There's been some talk of shuffling funds to transportation infrastructure, he says, but that could also be problematic.

"It's the annual conundrum," says Adler, who adds that lawmakers are usually optimistic at the beginning of the session that critical needs will be funded. However, this optimism collides with the reality of limited money.

Take back federal lands?

In the upcoming session, Idaho lawmakers will continue to pursue their goal of wresting control over large swaths of land in the state from the federal government. Proponents of the idea argue that states are better equipped to manage these lands, and extracting resources from them would bolster state finances.

The idea is catching on in Western states where the federal government manages large portions of land. Idaho, where a Congressional Research Service study says 62 percent of the land is under the purview of the federal government, is no exception.

A University of Idaho study released late last year threw cold water on this idea, finding that if the state took over management of federally owned lands, it could lose up to $111 million a year in increased costs associated with recreation facilities, wildlife protection and other expenses.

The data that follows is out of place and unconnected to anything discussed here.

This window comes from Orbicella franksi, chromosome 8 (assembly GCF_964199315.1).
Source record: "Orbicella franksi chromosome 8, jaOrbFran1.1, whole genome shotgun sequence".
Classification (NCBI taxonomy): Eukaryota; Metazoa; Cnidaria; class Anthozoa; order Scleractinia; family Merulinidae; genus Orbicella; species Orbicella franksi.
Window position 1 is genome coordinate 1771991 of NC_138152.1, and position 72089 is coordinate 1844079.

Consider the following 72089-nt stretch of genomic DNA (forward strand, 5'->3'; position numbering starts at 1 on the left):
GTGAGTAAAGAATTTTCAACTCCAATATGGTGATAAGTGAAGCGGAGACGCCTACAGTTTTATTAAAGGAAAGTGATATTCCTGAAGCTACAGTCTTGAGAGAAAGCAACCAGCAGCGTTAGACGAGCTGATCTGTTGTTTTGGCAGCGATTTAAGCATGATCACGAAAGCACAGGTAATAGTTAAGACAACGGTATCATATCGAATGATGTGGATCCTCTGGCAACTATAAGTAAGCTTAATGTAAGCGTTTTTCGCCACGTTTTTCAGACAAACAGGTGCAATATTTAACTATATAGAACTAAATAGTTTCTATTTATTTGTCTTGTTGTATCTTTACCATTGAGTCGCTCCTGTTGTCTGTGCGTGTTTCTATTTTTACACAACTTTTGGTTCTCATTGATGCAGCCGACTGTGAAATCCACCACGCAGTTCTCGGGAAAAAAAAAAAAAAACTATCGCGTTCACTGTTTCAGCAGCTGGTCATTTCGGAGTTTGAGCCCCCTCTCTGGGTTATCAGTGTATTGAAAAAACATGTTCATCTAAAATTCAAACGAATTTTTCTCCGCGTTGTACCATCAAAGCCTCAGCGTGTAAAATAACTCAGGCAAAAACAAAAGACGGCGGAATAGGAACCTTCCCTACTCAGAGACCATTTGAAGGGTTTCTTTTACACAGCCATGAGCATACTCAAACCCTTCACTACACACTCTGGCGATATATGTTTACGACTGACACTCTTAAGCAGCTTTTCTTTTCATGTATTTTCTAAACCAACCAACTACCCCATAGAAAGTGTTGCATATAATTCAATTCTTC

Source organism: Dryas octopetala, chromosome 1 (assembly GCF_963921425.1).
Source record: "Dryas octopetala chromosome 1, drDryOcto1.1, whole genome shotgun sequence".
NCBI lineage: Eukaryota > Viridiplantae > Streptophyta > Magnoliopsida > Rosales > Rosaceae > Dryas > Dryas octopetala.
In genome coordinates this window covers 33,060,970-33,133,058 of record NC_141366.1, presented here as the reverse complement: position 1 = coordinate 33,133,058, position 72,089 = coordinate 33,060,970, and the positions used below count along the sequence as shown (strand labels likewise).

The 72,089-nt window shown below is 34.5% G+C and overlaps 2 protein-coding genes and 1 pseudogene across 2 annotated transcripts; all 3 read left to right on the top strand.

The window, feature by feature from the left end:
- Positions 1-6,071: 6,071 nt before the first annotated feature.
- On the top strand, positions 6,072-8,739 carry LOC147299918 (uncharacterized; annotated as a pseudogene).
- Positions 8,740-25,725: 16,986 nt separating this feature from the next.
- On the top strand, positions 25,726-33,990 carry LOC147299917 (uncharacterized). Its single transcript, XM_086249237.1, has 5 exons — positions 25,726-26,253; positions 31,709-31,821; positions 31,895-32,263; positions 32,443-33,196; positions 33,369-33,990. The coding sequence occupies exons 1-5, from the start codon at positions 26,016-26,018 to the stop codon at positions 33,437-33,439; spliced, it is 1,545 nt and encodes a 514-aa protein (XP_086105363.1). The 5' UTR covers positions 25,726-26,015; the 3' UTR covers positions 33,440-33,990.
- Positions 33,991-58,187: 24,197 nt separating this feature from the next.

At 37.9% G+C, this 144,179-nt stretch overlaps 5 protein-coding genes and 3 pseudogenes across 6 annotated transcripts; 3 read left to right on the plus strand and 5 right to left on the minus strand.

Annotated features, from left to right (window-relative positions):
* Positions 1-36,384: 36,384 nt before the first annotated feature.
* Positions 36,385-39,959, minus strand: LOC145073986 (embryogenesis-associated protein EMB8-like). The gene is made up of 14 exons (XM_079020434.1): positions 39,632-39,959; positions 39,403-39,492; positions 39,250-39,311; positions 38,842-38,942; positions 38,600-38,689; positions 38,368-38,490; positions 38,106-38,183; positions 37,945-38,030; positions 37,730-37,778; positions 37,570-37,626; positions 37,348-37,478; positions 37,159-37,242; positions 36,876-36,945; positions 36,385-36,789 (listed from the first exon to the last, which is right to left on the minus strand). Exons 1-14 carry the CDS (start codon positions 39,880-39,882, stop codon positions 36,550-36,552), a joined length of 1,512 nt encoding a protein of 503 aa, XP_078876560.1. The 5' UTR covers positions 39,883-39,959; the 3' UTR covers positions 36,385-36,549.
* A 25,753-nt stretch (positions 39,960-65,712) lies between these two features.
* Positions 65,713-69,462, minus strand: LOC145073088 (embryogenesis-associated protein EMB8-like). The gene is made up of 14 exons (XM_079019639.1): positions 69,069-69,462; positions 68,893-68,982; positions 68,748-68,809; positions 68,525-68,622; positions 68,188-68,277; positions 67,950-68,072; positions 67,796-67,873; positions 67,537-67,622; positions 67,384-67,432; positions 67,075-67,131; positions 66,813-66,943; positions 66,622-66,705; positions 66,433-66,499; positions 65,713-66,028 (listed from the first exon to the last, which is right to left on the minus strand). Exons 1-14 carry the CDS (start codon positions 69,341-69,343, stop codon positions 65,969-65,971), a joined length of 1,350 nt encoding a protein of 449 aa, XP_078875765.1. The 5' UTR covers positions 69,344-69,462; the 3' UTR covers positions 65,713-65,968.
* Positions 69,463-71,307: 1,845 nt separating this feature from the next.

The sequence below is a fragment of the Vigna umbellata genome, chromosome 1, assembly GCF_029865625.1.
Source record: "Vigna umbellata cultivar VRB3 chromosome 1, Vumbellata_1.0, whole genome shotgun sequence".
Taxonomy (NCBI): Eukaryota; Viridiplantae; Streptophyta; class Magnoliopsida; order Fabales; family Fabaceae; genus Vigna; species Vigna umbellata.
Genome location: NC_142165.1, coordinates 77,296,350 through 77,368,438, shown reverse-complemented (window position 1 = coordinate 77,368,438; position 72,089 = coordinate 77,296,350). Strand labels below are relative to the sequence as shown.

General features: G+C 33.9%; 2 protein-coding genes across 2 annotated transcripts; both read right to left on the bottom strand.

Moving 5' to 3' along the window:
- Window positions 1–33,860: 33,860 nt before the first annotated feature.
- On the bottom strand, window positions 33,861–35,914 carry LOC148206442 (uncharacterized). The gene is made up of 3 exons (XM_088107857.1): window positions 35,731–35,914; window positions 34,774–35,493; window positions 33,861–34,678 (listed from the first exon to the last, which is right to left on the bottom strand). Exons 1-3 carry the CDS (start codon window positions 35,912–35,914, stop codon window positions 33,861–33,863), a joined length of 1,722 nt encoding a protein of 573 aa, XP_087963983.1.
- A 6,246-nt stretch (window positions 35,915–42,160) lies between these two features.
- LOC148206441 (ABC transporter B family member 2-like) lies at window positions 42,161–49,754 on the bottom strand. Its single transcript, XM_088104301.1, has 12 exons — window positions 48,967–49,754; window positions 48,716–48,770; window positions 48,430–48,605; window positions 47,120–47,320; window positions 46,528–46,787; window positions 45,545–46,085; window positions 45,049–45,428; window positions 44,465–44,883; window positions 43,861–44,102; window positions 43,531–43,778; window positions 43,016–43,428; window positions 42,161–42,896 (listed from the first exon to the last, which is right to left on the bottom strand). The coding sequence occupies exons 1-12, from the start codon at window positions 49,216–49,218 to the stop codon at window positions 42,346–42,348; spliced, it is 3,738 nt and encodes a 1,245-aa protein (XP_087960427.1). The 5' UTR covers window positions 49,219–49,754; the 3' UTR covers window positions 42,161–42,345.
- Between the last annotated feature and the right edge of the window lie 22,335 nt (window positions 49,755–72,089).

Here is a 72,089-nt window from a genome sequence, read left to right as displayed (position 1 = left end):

Proponents of the idea are unfazed by the study's conclusions.

"I think it's a pretty biased study," says Redman, who mentions a study conducted by a trio of Utah universities that came to opposite conclusions.

Idaho lawmakers passed a resolution in support of taking federal lands in 2013, and lawmakers like Rep. Ron Mendive, R-Coeur d'Alene, expect the momentum to continue.

It would ultimately require congressional action for the dream to become reality, which Adler says is "not in the cards." ♦